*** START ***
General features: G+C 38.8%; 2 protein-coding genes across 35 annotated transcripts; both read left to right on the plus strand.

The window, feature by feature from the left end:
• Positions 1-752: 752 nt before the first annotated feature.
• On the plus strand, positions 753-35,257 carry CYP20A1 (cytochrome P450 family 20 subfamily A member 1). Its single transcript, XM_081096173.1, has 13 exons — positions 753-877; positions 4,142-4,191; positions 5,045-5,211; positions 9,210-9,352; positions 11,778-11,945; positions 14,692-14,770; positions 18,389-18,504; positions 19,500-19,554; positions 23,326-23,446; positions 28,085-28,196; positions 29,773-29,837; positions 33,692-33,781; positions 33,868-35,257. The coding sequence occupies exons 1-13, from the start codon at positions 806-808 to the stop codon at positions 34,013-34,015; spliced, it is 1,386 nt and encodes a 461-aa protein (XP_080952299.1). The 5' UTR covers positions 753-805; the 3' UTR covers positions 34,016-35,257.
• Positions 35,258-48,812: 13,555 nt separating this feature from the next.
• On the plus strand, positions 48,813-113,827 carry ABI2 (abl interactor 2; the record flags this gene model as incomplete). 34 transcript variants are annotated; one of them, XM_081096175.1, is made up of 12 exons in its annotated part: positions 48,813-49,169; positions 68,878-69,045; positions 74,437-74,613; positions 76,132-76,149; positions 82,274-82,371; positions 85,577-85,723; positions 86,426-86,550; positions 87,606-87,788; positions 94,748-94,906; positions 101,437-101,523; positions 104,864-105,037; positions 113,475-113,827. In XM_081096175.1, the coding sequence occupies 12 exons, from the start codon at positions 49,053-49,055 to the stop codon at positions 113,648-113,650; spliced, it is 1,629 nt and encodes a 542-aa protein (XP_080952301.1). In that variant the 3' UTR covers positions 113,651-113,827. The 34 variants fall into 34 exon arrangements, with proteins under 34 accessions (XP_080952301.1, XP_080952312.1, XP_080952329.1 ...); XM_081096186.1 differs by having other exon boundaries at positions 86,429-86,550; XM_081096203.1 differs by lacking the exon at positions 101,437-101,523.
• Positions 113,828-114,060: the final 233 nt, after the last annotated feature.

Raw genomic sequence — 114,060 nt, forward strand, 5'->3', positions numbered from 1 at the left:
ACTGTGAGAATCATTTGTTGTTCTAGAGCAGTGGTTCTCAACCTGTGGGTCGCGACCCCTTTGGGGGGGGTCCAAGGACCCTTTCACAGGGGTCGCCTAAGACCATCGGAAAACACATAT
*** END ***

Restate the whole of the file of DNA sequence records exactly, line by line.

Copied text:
General features: G+C 38.8%; 2 protein-coding genes across 35 annotated transcripts; both read left to right on the plus strand.

The window, feature by feature from the left end:
• Positions 1-752: 752 nt before the first annotated feature.
• On the plus strand, positions 753-35,257 carry CYP20A1 (cytochrome P450 family 20 subfamily A member 1). Its single transcript, XM_081096173.1, has 13 exons — positions 753-877; positions 4,142-4,191; positions 5,045-5,211; positions 9,210-9,352; positions 11,778-11,945; positions 14,692-14,770; positions 18,389-18,504; positions 19,500-19,554; positions 23,326-23,446; positions 28,085-28,196; positions 29,773-29,837; positions 33,692-33,781; positions 33,868-35,257. The coding sequence occupies exons 1-13, from the start codon at positions 806-808 to the stop codon at positions 34,013-34,015; spliced, it is 1,386 nt and encodes a 461-aa protein (XP_080952299.1). The 5' UTR covers positions 753-805; the 3' UTR covers positions 34,016-35,257.
• Positions 35,258-48,812: 13,555 nt separating this feature from the next.
• On the plus strand, positions 48,813-113,827 carry ABI2 (abl interactor 2; the record flags this gene model as incomplete). 34 transcript variants are annotated; one of them, XM_081096175.1, is made up of 12 exons in its annotated part: positions 48,813-49,169; positions 68,878-69,045; positions 74,437-74,613; positions 76,132-76,149; positions 82,274-82,371; positions 85,577-85,723; positions 86,426-86,550; positions 87,606-87,788; positions 94,748-94,906; positions 101,437-101,523; positions 104,864-105,037; positions 113,475-113,827. In XM_081096175.1, the coding sequence occupies 12 exons, from the start codon at positions 49,053-49,055 to the stop codon at positions 113,648-113,650; spliced, it is 1,629 nt and encodes a 542-aa protein (XP_080952301.1). In that variant the 3' UTR covers positions 113,651-113,827. The 34 variants fall into 34 exon arrangements, with proteins under 34 accessions (XP_080952301.1, XP_080952312.1, XP_080952329.1 ...); XM_081096186.1 differs by having other exon boundaries at positions 86,429-86,550; XM_081096203.1 differs by lacking the exon at positions 101,437-101,523.
• Positions 113,828-114,060: the final 233 nt, after the last annotated feature.

Raw genomic sequence — 114,060 nt, forward strand, 5'->3', positions numbered from 1 at the left:
ACTGTGAGAATCATTTGTTGTTCTAGAGCAGTGGTTCTCAACCTGTGGGTCGCGACCCCTTTGGGGGGGGTCCAAGGACCCTTTCACAGGGGTCGCCTAAGACCATCGGAAAACACATAT